14
June
2019
|
05:20 PM
America/New_York

Better Breast Cancer Screening? Let’s Make it Personal

3 MINUTE READ

Summary

The goal of the WISDOM Study is to help us get even better at detecting breast cancer earlier, including cancers detected between mammogram screenings or at later stages.

By Thomas Vincz, Public Relations Manager


When it comes to how often a woman should get a mammogram, even health care experts can disagree. This has led to a lot of confusion around when women should get screened for breast cancer, the second leading cancer-related cause of death in New Jersey.

Horizon BCBSNJ members can make a big difference in helping end this confusion. Horizon is covering the cost for 5,000 women to participate in a five-year study to improve breast cancer screening protocols, including for women at higher risk of developing cancer.

Participating Horizon members would be part of a large national study called WISDOM (Women Informed to Screen Depending on Measures of Risk). The study seeks to clarify the safest, most effective screening method for women: routine yearly screening or a personalized screening schedule that takes into consideration genetic and other personal factors like age, family history, and breast density. This study is focused on the mammogram it is the most widely used tool to detect breast cancer early.

“I have a family history of breast cancer, so I didn’t think twice about signing up when I learned about Horizon’s opportunity to be a part of this study,” said Lisa, a 52-year-old Horizon member who enrolled in the study when it was announced earlier this year. “I saw Horizon’s post about the study while I was scrolling through Facebook on my phone when I was in line at the store. Within a few minutes, I was signed up. It was a really simple process.”

"That I was able to find out if I had any genetic markers for breast cancer was so powerful, and gave me important information that I shared with my doctor at my last visit."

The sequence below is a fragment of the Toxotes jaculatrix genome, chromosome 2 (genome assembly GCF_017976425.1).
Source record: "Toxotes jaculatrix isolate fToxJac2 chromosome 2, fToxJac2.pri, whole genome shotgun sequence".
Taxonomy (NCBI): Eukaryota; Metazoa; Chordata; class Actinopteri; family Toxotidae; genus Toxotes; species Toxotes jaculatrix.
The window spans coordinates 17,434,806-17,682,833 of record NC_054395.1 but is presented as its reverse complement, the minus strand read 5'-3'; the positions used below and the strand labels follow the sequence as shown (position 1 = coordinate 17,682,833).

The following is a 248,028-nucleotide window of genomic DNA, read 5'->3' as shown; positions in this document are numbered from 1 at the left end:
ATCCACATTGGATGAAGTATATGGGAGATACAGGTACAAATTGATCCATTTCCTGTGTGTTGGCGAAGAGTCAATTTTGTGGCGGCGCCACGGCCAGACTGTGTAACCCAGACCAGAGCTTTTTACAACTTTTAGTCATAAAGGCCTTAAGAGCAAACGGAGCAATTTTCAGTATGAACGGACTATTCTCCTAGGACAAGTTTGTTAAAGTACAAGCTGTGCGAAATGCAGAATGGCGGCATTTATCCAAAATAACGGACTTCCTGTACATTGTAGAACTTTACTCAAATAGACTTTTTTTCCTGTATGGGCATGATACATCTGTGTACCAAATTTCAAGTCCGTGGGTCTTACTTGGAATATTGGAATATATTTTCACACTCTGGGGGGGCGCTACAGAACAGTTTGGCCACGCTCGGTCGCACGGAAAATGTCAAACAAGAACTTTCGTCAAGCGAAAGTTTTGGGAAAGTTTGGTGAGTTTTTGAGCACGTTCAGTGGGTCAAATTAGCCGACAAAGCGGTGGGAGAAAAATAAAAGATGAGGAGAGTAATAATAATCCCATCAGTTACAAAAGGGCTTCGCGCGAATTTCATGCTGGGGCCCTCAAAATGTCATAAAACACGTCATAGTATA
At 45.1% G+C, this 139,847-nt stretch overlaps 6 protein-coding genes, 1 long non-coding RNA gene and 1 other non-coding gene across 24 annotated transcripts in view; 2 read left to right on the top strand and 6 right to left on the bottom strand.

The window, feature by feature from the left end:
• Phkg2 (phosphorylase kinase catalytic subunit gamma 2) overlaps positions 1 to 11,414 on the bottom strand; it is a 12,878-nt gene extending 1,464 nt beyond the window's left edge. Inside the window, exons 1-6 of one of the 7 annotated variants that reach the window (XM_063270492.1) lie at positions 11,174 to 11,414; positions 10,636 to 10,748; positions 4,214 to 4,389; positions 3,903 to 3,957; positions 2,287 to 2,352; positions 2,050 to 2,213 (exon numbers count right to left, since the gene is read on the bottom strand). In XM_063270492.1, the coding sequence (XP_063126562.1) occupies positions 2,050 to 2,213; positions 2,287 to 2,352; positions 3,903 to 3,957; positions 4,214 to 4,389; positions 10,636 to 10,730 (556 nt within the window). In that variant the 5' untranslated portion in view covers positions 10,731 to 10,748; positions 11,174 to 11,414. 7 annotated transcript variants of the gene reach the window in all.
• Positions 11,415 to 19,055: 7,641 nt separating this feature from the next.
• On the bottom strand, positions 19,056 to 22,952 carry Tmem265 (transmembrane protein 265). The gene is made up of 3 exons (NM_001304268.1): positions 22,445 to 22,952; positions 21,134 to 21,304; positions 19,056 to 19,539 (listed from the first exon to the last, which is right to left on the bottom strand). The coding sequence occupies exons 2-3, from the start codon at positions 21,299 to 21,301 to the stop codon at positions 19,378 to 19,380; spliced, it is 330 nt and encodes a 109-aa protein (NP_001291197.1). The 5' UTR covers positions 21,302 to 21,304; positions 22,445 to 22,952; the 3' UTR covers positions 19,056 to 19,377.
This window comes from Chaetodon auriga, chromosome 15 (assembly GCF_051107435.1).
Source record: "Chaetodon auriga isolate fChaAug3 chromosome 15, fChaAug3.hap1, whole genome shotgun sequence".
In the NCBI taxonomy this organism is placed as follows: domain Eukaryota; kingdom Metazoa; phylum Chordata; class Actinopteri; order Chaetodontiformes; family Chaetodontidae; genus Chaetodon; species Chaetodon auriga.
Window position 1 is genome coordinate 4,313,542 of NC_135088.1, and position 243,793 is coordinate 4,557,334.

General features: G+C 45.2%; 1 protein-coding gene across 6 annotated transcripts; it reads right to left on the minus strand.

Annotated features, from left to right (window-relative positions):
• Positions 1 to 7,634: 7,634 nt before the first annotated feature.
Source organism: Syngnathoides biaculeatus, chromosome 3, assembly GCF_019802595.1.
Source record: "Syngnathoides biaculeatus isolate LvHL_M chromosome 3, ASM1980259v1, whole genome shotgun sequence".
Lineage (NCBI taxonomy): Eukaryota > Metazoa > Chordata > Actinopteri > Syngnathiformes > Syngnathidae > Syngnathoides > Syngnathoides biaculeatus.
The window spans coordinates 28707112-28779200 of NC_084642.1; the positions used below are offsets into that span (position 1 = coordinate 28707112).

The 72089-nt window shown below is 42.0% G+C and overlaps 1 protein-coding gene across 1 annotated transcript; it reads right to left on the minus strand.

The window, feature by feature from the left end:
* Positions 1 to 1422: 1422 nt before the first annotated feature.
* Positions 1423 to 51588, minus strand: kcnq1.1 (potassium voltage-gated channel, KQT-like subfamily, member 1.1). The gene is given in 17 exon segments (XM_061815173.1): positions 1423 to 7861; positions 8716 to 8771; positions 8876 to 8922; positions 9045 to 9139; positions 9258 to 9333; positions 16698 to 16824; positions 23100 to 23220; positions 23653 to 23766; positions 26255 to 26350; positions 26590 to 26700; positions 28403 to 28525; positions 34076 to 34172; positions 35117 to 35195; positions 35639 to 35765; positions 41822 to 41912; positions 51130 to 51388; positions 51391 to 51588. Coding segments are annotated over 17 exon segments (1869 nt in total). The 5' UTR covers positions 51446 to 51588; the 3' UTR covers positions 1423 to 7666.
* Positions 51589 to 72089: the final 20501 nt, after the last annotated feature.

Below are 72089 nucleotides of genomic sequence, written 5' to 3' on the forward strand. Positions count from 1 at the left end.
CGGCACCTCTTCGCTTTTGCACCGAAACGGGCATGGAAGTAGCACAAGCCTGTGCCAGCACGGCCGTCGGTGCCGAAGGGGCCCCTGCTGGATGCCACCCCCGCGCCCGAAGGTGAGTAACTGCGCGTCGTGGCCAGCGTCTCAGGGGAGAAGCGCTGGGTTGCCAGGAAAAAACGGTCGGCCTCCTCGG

Lisa, Horizon Member

Participation is free and easy

More than 115 women in New Jersey have already signed up for the study. But there’s a long way to go to meet the study’s enrollment targets.

That’s why Horizon BCBSNJ is making it easy and free to participate in the study, which is open to women between the ages of 40 and 74.

  • Eligible members who choose to participate will be randomly assigned to either a personalized screening schedule group or an annual screening schedule group. If a member has a preference for one group over the other, she can also choose which to join.
  • Members of the personalized screening group will be asked to submit saliva samples for genetic testing. They will receive a genetic testing kit at their homes, and they can return the kit by mail.
  • Women in the annual screening group will simply get one mammogram a year, beginning at age 40. There’s no need for participants to change where they get their mammograms or go to extra clinic visits.
  • To make study participation even more convenient, Summit Medical Group, Horizon’s OMNIA Alliance partner, recently joined the study.
  • Later in June, the study will launch a Spanish-language version of its website. According to the American Cancer Society, breast cancer is the leading cause of cancer deaths among Hispanic women.

For women like Lisa, getting personalized results were invaluable.

“I was placed in the personalized screening group. I got my test kit in the mail a few weeks later and submitted my sample that same day. It was great to get an email telling me my results were available through the secure website,” Lisa added. “That I was able to find out if I had any genetic markers for breast cancer was so powerful and gave me important information that I shared with my doctor at my last visit.”

Earlier, effective detection is possible

Currently, many experts recommend annual screenings for women after age 40 to ensure early breast cancer is detected. The goal of the WISDOM Study is to help us get even better at detecting breast cancer earlier, including cancers detected between mammogram screenings or at later stages.

Funded with support from the Patient-Centered Outcomes Research Institute and the Robert Wood Johnson Foundation, the WISDOM Study is being conducted by The Athena Breast Health Network (Athena) – a group of breast cancer experts, health care providers, researchers, and patient advocates at five University of California Medical Centers.

Researchers will engage up to 100,000 women across the country to participate in the study. Currently, just over 21,000 women have enrolled nationwide.

If you’re interested in learning more about the WISDOM Study and whether you qualify to participate, visit www.wisdomstudy.org.